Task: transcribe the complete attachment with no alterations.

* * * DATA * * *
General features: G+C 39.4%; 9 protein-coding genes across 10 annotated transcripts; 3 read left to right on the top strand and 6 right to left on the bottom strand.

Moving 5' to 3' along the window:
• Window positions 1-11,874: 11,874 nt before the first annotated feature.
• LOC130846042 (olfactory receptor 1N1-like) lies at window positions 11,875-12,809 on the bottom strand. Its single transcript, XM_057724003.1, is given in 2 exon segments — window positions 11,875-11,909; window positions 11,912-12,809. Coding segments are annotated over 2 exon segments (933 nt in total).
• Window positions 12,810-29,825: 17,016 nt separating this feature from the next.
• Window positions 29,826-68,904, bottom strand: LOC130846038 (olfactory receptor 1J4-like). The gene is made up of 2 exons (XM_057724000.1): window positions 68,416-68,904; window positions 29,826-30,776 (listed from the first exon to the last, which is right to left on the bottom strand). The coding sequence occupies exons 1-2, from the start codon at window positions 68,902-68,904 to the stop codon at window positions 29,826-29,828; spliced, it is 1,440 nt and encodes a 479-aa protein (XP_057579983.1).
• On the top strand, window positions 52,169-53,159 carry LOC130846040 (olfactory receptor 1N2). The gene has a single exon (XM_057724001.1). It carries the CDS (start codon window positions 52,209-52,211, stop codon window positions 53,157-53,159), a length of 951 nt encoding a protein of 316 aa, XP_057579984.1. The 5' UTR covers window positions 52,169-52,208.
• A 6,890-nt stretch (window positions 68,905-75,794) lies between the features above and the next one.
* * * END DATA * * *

General features: G+C 39.4%; 9 protein-coding genes across 10 annotated transcripts; 3 read left to right on the top strand and 6 right to left on the bottom strand.

Moving 5' to 3' along the window:
• Window positions 1-11,874: 11,874 nt before the first annotated feature.
• LOC130846042 (olfactory receptor 1N1-like) lies at window positions 11,875-12,809 on the bottom strand. Its single transcript, XM_057724003.1, is given in 2 exon segments — window positions 11,875-11,909; window positions 11,912-12,809. Coding segments are annotated over 2 exon segments (933 nt in total).
• Window positions 12,810-29,825: 17,016 nt separating this feature from the next.
• Window positions 29,826-68,904, bottom strand: LOC130846038 (olfactory receptor 1J4-like). The gene is made up of 2 exons (XM_057724000.1): window positions 68,416-68,904; window positions 29,826-30,776 (listed from the first exon to the last, which is right to left on the bottom strand). The coding sequence occupies exons 1-2, from the start codon at window positions 68,902-68,904 to the stop codon at window positions 29,826-29,828; spliced, it is 1,440 nt and encodes a 479-aa protein (XP_057579983.1).
• On the top strand, window positions 52,169-53,159 carry LOC130846040 (olfactory receptor 1N2). The gene has a single exon (XM_057724001.1). It carries the CDS (start codon window positions 52,209-52,211, stop codon window positions 53,157-53,159), a length of 951 nt encoding a protein of 316 aa, XP_057579984.1. The 5' UTR covers window positions 52,169-52,208.
• A 6,890-nt stretch (window positions 68,905-75,794) lies between the features above and the next one.